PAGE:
new readersthe starvation may happen on
     the reader.
              Starvation: readers
    Answer: ×

• Here we present the first solution.
                                                 61
Readers-Writers Problem: Writer
• Shared data
       semaphore mutex, wrt;
  Initially
       mutex = 1, wrt = 1, readcount = 0

• The writer process:
       wait(wrt);
               …
              writing is performed
               …
       signal(wrt);


                                           62
Readers-Writers Problem: Reader
   wait(mutex);
   readcount++;
   if (readcount == 1)
                wait(wrt);
   signal(mutex);
                 …
         reading is performed
                 …
   wait(mutex);
   readcount--;
   if (readcount == 0)
         signal(wrt);
   signal(mutex):
                                  63
Readers-Writers Problem: Reader
     wait(mutex);
     readcount++;
True-False Question:
     if (readcount == 1)
( ) Although there are many readers
                  wait(wrt);
    working on the database, the semaphore
     signal(mutex);
    mutex will be acquired (wait operation)
                   …
           reading is performed
    and released (signal operation) by the
    same reader. …
     wait(mutex);
     readcount--;
     if (readcount == 0)
  Answer: ×
           signal(wrt);
     signal(mutex):
                                              64
 Dining-Philosophers Problem
                                              § 7.5.3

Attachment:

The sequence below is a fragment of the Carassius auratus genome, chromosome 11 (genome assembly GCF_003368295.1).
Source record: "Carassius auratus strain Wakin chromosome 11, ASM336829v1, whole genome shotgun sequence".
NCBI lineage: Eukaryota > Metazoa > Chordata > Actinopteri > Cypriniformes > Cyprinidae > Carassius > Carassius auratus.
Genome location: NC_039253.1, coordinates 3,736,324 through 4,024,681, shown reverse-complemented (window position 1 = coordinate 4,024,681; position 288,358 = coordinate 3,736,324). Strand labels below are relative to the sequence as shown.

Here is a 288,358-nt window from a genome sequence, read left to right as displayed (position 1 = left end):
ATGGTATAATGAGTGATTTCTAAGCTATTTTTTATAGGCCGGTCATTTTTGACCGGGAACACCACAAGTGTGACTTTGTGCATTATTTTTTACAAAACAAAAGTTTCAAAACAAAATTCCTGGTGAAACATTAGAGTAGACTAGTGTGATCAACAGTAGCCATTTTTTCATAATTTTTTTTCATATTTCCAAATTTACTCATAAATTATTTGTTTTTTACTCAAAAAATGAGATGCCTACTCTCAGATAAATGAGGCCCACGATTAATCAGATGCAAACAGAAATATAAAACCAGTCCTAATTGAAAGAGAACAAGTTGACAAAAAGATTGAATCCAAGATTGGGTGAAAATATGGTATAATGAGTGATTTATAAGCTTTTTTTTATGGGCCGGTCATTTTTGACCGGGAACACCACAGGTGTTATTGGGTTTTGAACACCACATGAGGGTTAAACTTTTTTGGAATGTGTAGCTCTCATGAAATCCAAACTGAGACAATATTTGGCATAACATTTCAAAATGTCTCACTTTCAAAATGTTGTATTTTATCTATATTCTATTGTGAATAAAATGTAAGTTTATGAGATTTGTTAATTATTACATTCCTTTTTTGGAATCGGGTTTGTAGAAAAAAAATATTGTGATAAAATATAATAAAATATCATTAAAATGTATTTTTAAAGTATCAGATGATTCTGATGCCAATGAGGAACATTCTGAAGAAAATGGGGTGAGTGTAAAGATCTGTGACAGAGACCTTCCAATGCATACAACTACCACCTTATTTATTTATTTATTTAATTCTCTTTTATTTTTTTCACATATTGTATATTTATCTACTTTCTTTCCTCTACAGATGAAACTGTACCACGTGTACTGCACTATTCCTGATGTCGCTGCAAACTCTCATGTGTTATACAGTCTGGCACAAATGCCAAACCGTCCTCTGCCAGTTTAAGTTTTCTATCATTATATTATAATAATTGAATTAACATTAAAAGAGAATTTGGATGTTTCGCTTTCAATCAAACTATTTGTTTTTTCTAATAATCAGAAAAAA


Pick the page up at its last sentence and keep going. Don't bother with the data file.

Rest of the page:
• A classic synchronization problem
  because it is an example of a large class
  of concurrency-control problems.




                                                    65
 Dining-Philosophers Problem
• Simple solution: represent each chopstick
  by a semaphore.
  Get the chopstick: wait
  Release the chopstick: signal
• Shared data:
     semaphore chopstick[5];

  Initially all values are 1

                                              66
  Dining-Philosophers Problem
 • Philosopher i:
                  do {
                     wait(chopstick[i])
                     wait(chopstick[(i+1) % 5])
                         …
Deadlock when all       eat
five philosophers        …
                     signal(chopstick[i]);
get her left         signal(chopstick[(i+1) % 5]);
chopstick at the         …
same time               think
                         …
                     } while (1);




                                                     67
   Dining-Philosophers Problem
  • Philosopher i:
                   do {
                       wait(chopstick[i])
Multiple Choices Question:
                       wait(chopstick[(i+1) % 5])
                           …
( ) In Dining-Philosophers Problem, if all
 Deadlock when all        eat
    philosophers
 five philosophers get their right chopstick at the
                           …
    same time, what signal(chopstick[i]);
 get her left          will happen?
                       signal(chopstick[(i+1) % 5]);
    (a) starvation (b) deadlock (c) blocking
 chopstick at the          …
    (d) synchronizationthink mutual exclusioncc
 same time                  (e)
                           …
                       } while (1);
  Answer: b


                                                       68
   Dining-Philosophers Problem
• Preventing deadlock by placing restrictions:
   – Allow at most four philosophers to be sitting
     simultaneously at the table.
   – Allow a philosopher to pick up only if both chopsticks
     are available.
   – Use an asymmetric solution
     (for example, an odd philosopher picks up left then right, whereas
     an even philosopher picks up her right chopstick and then her left.)




                                                                            69